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Atlanta Blog

The Co-Working Trend: Friend or Foe to CRE?

April 3, 2017 | by Nance Donaldson, CCIM

On March 2, CREW Atlanta met to explore the impact of the “co-working” trend on commercial real estate in metro-Atlanta. The speakers included Christian Devlin, who leads the technology and media practice at CBRE; Chris Estrada, founder and CCO of The Operation Spot, which provides strategy consulting to providers of co-working space; Erin Greer, studio director and Southeast media leader at Gensler; and Chad Turner, general manager at ROAM. The panelists discussed whether the rise of co-working will bring about “the end of the 5000-square-foot lease.”

Co-Working Explained

Co-working companies offer flexible, short-term (often month-to-month) leases for office space. Tenants typically include freelancers, two- to four-employee start-ups, and established companies.  Co-working leases allow tenants to expand into more space if they grow, or to walk away if they don’t. The result is a diverse mix of entrepreneurial people and companies in a small space, which often sparks collaboration and innovation and provides an informal venue for publicizing a new business.

Co-working space is designed to be flexible and can be reconfigured easily. It often includes “activity-based” subspaces like conference rooms, social space, collaborative space, event space, and “heads-down” areas for quiet concentration. Some facilities rent out conference rooms for a set number of hours. Co-working spaces sometimes cater to particular markets or verticals; for example, one Atlanta facility offers a co-working kitchen for chefs to try out new food concepts, while another provides space for start-up attorneys.

Atlanta’s Co-Working Trend

In recent years, metro-Atlanta has become a co-working hotbed. According to Chad Turner, there are over 30 co-working spaces in the metro-Atlanta area. The Atlanta Business Chronicle reports that metro-Atlanta has about 450,000 square feet of shared or co-working spaces, including about 200,000 square feet concentrated in Buckhead.

Taking up much of that Buckhead co-working space is Atlanta Tech Village, the Southeast’s largest co-working office environment for emerging technology companies and tech start-ups. The 103,000-square-foot building at the intersection of Lenox and Piedmont Roads was 90 percent leased within a year after its build-out began.

Atlanta’s co-working market also includes national competitors like WeWork and Industrious, as well as local players like Roam. New York-based WeWork’s 80,000-square-foot Buckhead location is more than 80 percent leased, says the Chronicle, and the shared workspace provider is looking at additional sites in the metro area. Meanwhile, Chicago-based Industrious has about 40,000 square feet of co-working space at Ponce City Market and Midtown. Both locations are fully occupied, so the company will soon expand into an additional 24,000 square feet at Ponce City Market.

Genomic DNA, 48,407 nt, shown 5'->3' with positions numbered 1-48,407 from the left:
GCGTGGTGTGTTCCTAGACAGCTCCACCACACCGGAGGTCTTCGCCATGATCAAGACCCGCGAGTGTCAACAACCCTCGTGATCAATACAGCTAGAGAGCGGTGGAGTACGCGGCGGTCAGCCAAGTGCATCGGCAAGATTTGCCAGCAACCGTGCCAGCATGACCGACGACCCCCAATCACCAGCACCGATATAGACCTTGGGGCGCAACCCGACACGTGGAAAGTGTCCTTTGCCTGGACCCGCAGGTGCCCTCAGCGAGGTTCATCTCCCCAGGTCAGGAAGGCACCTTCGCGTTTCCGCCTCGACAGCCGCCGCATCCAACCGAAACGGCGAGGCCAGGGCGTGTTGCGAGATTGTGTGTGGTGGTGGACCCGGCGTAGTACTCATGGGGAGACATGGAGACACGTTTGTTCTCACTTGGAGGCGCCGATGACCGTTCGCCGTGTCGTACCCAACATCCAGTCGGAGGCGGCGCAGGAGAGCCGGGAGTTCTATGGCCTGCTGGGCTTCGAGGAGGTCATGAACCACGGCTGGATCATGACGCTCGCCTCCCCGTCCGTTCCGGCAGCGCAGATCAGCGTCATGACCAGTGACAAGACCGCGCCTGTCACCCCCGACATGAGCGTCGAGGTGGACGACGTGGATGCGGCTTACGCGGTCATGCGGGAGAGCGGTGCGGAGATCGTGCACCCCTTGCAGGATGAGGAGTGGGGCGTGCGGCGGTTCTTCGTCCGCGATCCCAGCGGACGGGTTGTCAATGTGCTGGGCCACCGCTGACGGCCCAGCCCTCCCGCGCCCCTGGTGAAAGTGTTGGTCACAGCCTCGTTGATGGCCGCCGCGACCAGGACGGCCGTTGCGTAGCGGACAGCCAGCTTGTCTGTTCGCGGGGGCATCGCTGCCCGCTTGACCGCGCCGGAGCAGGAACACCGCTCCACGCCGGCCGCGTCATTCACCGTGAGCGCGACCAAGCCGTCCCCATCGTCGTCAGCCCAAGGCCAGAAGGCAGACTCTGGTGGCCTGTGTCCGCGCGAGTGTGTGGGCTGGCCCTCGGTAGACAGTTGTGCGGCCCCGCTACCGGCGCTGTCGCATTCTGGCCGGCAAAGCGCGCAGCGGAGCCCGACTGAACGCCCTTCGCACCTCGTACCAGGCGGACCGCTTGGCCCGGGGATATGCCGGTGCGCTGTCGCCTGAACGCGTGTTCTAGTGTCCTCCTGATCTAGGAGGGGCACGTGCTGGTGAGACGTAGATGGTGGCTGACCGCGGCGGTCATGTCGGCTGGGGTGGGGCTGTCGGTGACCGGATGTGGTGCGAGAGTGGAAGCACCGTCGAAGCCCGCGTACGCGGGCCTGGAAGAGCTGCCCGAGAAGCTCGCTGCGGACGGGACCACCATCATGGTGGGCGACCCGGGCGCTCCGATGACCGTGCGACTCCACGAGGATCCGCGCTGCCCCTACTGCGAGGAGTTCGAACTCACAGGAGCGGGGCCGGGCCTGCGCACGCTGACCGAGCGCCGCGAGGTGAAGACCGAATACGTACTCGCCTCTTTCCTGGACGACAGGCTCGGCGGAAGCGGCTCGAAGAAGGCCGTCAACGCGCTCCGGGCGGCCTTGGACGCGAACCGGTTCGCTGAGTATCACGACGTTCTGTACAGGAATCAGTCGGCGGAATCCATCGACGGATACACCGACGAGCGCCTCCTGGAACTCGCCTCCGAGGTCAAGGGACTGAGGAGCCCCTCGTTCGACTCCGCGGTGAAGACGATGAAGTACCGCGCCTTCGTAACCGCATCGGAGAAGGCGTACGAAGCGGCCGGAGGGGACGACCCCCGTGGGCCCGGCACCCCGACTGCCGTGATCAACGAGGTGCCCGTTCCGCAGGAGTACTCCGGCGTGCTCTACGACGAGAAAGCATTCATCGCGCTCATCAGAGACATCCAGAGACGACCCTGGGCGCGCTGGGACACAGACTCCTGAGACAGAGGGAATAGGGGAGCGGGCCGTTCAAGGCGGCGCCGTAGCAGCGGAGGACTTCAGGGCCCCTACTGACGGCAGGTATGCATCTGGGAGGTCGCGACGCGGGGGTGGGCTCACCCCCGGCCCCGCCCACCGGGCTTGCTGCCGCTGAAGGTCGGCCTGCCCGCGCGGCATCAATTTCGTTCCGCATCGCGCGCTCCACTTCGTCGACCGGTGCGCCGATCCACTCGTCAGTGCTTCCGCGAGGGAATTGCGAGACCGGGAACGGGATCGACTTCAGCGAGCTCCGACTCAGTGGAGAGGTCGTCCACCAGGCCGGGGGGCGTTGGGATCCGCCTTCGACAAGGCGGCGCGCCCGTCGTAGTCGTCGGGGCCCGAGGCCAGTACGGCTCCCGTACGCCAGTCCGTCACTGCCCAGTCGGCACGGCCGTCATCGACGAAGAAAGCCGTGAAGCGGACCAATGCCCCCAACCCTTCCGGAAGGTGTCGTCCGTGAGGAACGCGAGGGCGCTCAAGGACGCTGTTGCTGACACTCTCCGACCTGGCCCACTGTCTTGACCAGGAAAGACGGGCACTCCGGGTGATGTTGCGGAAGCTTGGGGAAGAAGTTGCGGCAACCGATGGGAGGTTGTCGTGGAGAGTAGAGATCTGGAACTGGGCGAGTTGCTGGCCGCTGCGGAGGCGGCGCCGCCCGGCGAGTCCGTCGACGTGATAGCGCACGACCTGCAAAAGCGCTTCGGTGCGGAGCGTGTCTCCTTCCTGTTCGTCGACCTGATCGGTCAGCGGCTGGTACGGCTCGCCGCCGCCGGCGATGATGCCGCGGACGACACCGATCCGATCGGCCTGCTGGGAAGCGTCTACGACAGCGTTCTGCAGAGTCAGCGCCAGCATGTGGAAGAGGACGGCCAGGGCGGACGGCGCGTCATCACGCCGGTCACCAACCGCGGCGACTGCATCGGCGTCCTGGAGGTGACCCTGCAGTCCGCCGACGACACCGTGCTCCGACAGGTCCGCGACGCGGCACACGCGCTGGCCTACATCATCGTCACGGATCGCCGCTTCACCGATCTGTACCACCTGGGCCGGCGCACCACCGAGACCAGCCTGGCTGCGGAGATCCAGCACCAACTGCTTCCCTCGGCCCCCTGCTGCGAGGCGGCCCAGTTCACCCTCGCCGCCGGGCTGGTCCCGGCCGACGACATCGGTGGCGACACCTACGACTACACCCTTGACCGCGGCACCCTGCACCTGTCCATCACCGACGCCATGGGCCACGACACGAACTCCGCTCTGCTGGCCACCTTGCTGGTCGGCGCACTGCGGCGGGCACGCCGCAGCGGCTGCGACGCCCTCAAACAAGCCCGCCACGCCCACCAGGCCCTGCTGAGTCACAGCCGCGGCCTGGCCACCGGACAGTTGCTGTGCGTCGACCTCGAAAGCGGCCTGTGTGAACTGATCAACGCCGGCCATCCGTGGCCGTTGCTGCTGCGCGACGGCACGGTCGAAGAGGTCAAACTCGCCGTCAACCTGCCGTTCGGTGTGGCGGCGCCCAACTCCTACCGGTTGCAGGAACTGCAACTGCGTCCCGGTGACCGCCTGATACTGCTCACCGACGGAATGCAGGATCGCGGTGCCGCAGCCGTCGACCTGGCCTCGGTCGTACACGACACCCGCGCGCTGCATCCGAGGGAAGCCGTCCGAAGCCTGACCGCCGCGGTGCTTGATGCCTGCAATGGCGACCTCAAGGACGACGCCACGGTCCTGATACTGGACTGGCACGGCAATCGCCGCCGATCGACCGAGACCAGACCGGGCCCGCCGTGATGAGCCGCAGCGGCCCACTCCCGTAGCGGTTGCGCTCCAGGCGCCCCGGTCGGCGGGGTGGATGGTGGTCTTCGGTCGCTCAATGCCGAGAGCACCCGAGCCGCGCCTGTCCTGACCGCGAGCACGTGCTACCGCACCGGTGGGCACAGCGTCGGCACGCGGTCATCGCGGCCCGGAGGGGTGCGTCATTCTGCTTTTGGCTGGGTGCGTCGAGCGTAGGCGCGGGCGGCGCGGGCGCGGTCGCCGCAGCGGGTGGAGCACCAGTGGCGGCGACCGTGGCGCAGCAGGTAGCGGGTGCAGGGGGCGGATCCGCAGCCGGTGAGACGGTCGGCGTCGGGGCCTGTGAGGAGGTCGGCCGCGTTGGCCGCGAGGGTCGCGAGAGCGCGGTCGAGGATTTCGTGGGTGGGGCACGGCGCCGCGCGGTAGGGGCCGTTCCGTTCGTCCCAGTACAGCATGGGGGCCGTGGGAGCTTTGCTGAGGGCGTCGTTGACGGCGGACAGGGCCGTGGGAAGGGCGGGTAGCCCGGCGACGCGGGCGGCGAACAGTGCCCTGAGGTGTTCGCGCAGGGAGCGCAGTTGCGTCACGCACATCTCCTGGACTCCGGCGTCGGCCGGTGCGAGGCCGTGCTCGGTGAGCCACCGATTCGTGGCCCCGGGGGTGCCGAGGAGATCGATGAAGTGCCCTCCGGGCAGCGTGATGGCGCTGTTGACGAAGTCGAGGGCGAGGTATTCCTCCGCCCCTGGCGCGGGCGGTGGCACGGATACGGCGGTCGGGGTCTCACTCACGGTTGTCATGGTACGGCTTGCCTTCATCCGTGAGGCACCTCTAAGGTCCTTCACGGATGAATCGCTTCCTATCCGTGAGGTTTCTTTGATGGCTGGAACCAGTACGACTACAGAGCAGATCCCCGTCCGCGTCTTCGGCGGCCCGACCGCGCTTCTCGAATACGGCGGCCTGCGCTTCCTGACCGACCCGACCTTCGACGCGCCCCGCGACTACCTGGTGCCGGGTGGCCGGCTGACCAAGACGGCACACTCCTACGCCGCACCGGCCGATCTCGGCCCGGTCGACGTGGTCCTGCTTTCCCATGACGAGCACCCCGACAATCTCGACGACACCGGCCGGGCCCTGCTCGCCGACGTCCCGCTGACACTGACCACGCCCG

It might seem like the Atlanta market is reaching its co-working saturation point, but co-working companies continue to expand here. Regus Group’s co-working brand, Spaces, is looking at sites in North Fulton—Avalon among them—for a 30,000-square-foot facility, according to the Chronicle. Spaces, which aims to appeal to a young, hip demographic, already has locations in Midtown and at SunTrust Park. The company tends to seek out buildings with character in urban and walkable submarkets; in suburban markets, Spaces looks for dense, walkable, mixed-use developments.

Threat or Opportunity?

The popularity of co-working space may seem like a threat to the traditional commercial real estate business, but when approached strategically, it can become a valuable opportunity. Co-working allows young companies that cannot yet qualify for traditional financing to launch a business and expand quickly and nimbly. Once that company grows past a certain point, it will need larger space—and a real estate broker to help find it.

Traditional office buildings that are close to co-working sites often benefit from young, growing companies’ search for larger space. The building next door to Atlanta Tech Village, for example, now offers more flexible, year-long leases to capture the ATV clientele as they expand. Thanks in part to this strategy, the building is now 90 percent occupied. Some landlords are even starting to view co-working space as an amenity that they can offer tenants.

Real estate brokers can refer clients to co-working space when they are too small for permanent space, and then check in with them again in 12-15 months, after they have had a chance to grow. With just a little hand-holding, that nascent start-up could someday evolve into a major-league tenant.

Blog contributed by Nance Donaldson. Nance has over 25 years of experience in all facets of commercial real estate.  She represents tenants from a wide range of industries with a special focus on those in financial services and high tech industries.  For more information on co-working space, move-in ready suites, and traditional offices with flexible terms, contact Nance at 404.446.1586 or